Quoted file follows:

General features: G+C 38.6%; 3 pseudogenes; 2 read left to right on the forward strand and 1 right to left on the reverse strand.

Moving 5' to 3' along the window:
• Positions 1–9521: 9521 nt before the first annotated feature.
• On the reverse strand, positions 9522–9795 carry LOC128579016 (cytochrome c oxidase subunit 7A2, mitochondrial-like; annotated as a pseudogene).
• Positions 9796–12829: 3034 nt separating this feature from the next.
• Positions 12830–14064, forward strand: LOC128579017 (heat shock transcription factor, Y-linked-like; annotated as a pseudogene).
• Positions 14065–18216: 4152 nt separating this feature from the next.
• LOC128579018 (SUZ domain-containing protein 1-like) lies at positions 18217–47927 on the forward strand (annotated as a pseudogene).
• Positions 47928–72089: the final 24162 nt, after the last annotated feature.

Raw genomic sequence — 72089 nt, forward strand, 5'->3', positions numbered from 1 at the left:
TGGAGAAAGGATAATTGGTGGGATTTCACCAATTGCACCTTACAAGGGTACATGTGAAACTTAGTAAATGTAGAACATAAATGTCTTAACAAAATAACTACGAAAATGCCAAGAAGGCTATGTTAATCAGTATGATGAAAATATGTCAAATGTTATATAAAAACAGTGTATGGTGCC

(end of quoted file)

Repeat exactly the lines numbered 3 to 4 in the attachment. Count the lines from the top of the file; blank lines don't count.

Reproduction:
• Positions 1–9521: 9521 nt before the first annotated feature.
• On the reverse strand, positions 9522–9795 carry LOC128579016 (cytochrome c oxidase subunit 7A2, mitochondrial-like; annotated as a pseudogene).